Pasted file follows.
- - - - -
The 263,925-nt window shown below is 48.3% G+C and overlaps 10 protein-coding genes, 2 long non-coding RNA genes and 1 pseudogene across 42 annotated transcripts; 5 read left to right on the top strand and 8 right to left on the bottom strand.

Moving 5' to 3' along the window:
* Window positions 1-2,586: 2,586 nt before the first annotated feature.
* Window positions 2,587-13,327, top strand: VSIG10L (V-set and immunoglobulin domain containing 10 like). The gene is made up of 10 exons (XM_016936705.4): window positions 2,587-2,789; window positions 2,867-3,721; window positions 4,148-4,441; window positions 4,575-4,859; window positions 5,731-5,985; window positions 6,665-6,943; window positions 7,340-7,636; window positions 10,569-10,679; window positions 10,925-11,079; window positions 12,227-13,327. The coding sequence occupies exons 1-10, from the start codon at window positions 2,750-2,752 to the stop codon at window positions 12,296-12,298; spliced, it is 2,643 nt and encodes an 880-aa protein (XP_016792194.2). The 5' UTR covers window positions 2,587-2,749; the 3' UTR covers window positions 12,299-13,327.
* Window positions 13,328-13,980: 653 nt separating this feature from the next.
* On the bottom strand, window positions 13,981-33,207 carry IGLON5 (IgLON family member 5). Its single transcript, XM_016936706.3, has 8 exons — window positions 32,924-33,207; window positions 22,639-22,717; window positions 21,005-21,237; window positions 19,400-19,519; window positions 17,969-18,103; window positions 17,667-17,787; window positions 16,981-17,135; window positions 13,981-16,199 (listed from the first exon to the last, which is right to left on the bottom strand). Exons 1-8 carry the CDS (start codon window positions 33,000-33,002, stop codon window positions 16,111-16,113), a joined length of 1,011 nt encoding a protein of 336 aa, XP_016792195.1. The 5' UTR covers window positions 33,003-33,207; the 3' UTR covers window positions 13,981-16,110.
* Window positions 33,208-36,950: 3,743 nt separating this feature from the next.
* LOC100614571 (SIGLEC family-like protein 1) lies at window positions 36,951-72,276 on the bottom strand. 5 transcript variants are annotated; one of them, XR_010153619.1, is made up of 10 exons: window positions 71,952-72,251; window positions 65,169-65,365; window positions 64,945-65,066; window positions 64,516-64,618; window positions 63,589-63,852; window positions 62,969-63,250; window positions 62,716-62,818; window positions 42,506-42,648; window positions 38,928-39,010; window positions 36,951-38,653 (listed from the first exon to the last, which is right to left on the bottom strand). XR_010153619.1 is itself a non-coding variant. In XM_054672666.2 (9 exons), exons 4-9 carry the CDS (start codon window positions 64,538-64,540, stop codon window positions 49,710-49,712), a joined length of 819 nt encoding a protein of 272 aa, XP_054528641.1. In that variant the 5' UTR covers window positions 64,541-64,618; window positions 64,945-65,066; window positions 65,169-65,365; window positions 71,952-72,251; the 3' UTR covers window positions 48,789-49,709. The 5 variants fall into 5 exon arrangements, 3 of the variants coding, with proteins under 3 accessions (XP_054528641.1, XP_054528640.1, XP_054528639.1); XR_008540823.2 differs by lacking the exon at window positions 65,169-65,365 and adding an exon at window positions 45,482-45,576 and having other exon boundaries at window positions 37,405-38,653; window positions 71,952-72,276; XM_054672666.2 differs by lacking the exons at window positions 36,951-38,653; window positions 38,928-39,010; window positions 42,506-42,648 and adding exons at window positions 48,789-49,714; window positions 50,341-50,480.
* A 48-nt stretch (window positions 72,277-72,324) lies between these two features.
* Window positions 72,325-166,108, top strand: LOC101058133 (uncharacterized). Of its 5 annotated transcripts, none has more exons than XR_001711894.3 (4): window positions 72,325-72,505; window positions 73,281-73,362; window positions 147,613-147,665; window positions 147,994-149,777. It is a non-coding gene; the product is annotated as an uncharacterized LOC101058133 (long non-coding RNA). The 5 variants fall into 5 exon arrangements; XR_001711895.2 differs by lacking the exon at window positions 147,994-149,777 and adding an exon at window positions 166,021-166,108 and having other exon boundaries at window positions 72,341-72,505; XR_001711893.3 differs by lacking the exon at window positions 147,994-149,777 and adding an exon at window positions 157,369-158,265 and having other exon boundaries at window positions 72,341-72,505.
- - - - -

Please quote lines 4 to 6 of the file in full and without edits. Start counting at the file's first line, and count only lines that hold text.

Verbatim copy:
* Window positions 2,587-13,327, top strand: VSIG10L (V-set and immunoglobulin domain containing 10 like). The gene is made up of 10 exons (XM_016936705.4): window positions 2,587-2,789; window positions 2,867-3,721; window positions 4,148-4,441; window positions 4,575-4,859; window positions 5,731-5,985; window positions 6,665-6,943; window positions 7,340-7,636; window positions 10,569-10,679; window positions 10,925-11,079; window positions 12,227-13,327. The coding sequence occupies exons 1-10, from the start codon at window positions 2,750-2,752 to the stop codon at window positions 12,296-12,298; spliced, it is 2,643 nt and encodes an 880-aa protein (XP_016792194.2). The 5' UTR covers window positions 2,587-2,749; the 3' UTR covers window positions 12,299-13,327.
* Window positions 13,328-13,980: 653 nt separating this feature from the next.
* On the bottom strand, window positions 13,981-33,207 carry IGLON5 (IgLON family member 5). Its single transcript, XM_016936706.3, has 8 exons — window positions 32,924-33,207; window positions 22,639-22,717; window positions 21,005-21,237; window positions 19,400-19,519; window positions 17,969-18,103; window positions 17,667-17,787; window positions 16,981-17,135; window positions 13,981-16,199 (listed from the first exon to the last, which is right to left on the bottom strand). Exons 1-8 carry the CDS (start codon window positions 33,000-33,002, stop codon window positions 16,111-16,113), a joined length of 1,011 nt encoding a protein of 336 aa, XP_016792195.1. The 5' UTR covers window positions 33,003-33,207; the 3' UTR covers window positions 13,981-16,110.